Bassist Scot Sutherland had the Aeroplane Blues (as opposed to Robert Johnson’s Terraplane Blues!) when we touched base with him on the eve of Blues Cruise # 32 on which he sailed with the Welch-Ledbetter Connection, the band that he anchors with his bass chops. When he and his wife arrived in Ft. Lauderdale, the airline had misplaced their luggage. Fortunately, it was located and delivered to the Sutherland’s hotel after midnight. We did the interview on the Sunday morning before the cruise launched.
As joyous as the Legendary Rhythm & Blues Cruises usually are, #32 is marked with melancholia due to the sudden and tragic passing of Mike Ledbetter of the Welch-Ledbetter Connection. The hugely popular and talented Ledbetter died as the result of medical emergency at his Illinois home on January 21, 2019.
“Let me tell you man, to me it’s still unbelievable. You know, I was at his funeral. I saw him. I thought I’d be well and put a little closure to it. Now, it’s as if Mike Welch and the rest of the band is in a foggy haze. It comes and goes. It’s gonna be bittersweet on this cruise, you know? I think it will help us by talkin’ about it and cryin’ some more man,” says Scot.
The question is raised, who will play and sing Mike Ledbetter’s part?
“Curtis Salgado. Mike always loved Curtis and what Curtis did. We thought about it, you know, who could come and fill that spot. Curtis was the only one that really kinda stuck out. I mean, there’s gonna be singers like Danielle Nicole and Victor Wainwright that are coming up to do a couple, but Curtis is gonna do the bulk of it. We can’t thank him enough for steppin’ in and doin’ it.”
Scot Sutherland was born a half a century ago in Central Iowa and says he has always loved music.
“As a kid in elementary school, I sang in the school choir, chorus and church choir. My mom and dad always had the radio on and they had a couple of Elvis records and some Country recordings around the house. There was always some kinda music around.”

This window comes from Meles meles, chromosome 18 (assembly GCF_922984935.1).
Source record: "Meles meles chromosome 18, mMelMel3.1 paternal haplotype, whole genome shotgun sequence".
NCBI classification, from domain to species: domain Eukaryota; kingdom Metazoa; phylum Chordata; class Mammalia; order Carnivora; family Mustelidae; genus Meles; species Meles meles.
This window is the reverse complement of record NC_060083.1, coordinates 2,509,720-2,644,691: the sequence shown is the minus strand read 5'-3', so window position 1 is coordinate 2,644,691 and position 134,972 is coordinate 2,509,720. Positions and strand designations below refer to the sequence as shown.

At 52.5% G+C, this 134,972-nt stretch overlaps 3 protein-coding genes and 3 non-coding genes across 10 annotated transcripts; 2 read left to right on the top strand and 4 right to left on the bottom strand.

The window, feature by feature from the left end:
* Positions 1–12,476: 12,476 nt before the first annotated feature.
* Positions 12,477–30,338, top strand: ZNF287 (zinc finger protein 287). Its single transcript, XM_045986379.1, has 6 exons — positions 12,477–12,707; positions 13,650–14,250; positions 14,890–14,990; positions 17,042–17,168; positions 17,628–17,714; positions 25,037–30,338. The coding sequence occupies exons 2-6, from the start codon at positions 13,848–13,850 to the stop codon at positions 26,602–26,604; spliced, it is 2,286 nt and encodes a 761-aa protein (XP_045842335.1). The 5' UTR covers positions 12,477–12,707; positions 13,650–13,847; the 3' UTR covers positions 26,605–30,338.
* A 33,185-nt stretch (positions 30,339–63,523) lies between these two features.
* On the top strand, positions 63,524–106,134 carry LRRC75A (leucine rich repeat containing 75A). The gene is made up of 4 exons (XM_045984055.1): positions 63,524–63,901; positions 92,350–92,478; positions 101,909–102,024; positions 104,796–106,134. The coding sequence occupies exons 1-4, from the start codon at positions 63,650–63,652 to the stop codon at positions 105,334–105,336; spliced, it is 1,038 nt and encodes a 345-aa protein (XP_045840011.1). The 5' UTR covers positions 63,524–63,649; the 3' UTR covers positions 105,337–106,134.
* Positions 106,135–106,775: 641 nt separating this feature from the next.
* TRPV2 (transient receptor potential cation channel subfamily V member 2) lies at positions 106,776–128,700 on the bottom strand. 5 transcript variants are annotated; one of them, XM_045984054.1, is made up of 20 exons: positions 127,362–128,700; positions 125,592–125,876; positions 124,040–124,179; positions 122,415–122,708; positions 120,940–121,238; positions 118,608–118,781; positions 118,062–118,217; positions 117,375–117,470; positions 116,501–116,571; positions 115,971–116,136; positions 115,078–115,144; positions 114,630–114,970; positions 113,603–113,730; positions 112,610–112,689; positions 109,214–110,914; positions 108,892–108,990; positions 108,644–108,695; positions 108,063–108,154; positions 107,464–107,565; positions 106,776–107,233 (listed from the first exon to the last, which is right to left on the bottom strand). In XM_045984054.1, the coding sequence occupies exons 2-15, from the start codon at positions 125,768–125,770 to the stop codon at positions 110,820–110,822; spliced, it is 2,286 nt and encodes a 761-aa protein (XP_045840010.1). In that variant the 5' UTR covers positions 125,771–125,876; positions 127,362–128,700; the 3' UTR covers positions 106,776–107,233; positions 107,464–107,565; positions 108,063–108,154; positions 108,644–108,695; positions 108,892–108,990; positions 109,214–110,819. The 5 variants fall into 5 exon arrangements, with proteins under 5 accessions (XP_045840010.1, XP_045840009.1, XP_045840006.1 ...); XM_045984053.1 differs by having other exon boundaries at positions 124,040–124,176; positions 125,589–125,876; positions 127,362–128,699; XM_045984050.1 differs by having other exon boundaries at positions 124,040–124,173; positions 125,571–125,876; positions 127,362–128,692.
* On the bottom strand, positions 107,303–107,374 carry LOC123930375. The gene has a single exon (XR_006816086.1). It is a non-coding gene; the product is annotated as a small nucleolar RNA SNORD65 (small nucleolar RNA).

Scot recalled the first time he saw a famous musician live, at the impressionable age of 8.
“I remember my mom taking me to see Kenny Rogers live in about 1977. I was probably about 8. He was pretty much at the top of his career at the time with hits like “The Gambler”. It was in a huge hall.
“When I was very young I wanted to be a drummer. What little kid doesn’t? I remember asking my mom if I could play drums in the school music program. She called the school and they said, ‘We’d love to have him play but he has to take at least a year of piano in order to be in the percussion program.’ Unfortunately, as an 8 year old, I wasn’t really hip to playin’ piano. It didn’t dawn on me that I probably could’ve went to a music store and got private drum lessons.
“At that time, my life consisted of my school, friends, neighborhood and parents. Outside of that, I really didn’t know much. Long story short, middle school came and went and when I got to high school, it seemed like everyone was playing guitar or drums. I started to think that if I really wanted to get into this racket, maybe I should play bass. I figured that in order to get involved with my peers, I should consider bass, cuz nobody I knew was playin’ bass. I was 14 when I got my first one and it didn’t put me off at all. I wasn’t like a frustrated guitarist. I took right to it and thirty-five years later, I’m still playin’ the thing!”
Thirty-five years notwithstanding, Scot Sutherland is perhaps the youngest ever inductee into the Iowa Blues Hall of Fame.
“I guess,” he says. “I cant think of anybody off the top of my head that would be younger. I’ve been doing it a long time. I started playing Blues and R&B music when I was in high school. I just turned 50 recently so it’s an honor.”
Scot’s career is dotted with awards for high achievement. He was a member of the Tommy Castro Band that won the 2010 Band of the Year at the Blues Music Award festivities that year. The band also won the Best Contemporary Blues Album award for their release, Hard Believer.
In 2013 Scot was nominated by the Blues Foundation for bassist of the year. Albums that he played on in 2017; Mike Zito & The Wheel, Keep Coming Back and Albert Castiglia’s, Big Dog, were both nominated for Blues Rock Album of the Year. He has toured the world several times over and worked with the best.